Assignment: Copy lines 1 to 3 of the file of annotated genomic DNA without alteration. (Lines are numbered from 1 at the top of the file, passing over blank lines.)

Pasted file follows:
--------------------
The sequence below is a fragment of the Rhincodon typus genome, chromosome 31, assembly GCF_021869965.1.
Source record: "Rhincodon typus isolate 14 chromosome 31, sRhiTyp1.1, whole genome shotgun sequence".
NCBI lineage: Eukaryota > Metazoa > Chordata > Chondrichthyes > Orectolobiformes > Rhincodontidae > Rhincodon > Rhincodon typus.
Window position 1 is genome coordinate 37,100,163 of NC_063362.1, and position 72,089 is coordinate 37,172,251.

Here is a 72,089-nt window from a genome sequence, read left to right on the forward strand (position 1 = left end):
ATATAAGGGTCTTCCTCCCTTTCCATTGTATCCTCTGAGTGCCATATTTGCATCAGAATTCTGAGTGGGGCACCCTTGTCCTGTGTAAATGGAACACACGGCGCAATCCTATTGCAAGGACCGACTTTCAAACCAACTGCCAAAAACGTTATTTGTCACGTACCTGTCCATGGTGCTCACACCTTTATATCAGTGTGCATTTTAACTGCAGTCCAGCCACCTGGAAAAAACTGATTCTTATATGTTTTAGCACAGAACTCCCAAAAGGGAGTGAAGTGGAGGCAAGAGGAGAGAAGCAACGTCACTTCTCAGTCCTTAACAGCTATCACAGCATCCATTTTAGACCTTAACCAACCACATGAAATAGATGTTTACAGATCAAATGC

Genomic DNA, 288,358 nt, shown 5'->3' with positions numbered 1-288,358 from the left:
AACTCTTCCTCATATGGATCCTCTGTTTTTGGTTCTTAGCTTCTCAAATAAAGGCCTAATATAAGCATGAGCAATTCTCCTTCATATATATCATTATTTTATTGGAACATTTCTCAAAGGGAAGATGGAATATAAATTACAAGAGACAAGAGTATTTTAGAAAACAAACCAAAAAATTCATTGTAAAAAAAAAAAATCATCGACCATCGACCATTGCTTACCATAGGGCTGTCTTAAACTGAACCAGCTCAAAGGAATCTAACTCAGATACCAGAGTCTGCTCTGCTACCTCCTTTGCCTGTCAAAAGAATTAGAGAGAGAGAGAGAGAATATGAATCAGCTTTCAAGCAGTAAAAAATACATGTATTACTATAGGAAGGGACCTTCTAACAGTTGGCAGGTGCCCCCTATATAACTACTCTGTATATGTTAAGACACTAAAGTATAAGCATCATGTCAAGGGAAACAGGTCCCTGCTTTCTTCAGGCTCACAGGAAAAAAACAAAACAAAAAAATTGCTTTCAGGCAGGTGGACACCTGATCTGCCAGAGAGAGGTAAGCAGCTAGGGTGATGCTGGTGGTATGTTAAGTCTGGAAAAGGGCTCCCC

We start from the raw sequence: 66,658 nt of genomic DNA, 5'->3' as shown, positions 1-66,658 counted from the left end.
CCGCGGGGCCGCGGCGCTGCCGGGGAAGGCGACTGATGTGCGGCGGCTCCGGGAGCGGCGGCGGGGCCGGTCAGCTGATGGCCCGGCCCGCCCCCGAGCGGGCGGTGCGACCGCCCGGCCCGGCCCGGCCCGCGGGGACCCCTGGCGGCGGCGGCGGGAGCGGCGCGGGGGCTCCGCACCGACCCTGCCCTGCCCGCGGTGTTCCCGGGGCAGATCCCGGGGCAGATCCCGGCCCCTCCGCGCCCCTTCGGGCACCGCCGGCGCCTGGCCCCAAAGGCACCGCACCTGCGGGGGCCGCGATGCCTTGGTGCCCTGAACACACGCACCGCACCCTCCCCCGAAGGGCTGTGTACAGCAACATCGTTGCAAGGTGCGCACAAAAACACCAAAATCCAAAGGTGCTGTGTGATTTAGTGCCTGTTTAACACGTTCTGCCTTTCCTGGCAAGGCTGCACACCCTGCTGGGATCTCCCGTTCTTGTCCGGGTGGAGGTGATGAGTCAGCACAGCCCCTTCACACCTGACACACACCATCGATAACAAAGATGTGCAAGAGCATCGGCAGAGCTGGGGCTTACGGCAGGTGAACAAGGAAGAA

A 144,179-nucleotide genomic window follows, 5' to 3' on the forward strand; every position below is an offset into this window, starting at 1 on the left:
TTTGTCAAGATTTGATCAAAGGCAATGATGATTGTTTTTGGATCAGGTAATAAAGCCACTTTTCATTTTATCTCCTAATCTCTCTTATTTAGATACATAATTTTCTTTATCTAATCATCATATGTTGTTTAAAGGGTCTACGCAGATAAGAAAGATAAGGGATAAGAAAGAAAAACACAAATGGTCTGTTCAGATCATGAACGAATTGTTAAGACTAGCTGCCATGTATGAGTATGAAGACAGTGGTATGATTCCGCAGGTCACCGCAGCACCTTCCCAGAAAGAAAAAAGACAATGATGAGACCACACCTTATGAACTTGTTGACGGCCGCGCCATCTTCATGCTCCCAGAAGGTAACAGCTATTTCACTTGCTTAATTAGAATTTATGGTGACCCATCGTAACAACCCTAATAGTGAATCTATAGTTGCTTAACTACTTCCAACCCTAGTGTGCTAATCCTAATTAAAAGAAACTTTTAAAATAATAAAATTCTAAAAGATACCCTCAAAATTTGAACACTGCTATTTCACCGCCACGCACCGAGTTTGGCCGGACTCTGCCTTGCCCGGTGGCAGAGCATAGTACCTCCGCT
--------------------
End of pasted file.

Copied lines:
The sequence below is a fragment of the Rhincodon typus genome, chromosome 31, assembly GCF_021869965.1.
Source record: "Rhincodon typus isolate 14 chromosome 31, sRhiTyp1.1, whole genome shotgun sequence".
NCBI lineage: Eukaryota > Metazoa > Chordata > Chondrichthyes > Orectolobiformes > Rhincodontidae > Rhincodon > Rhincodon typus.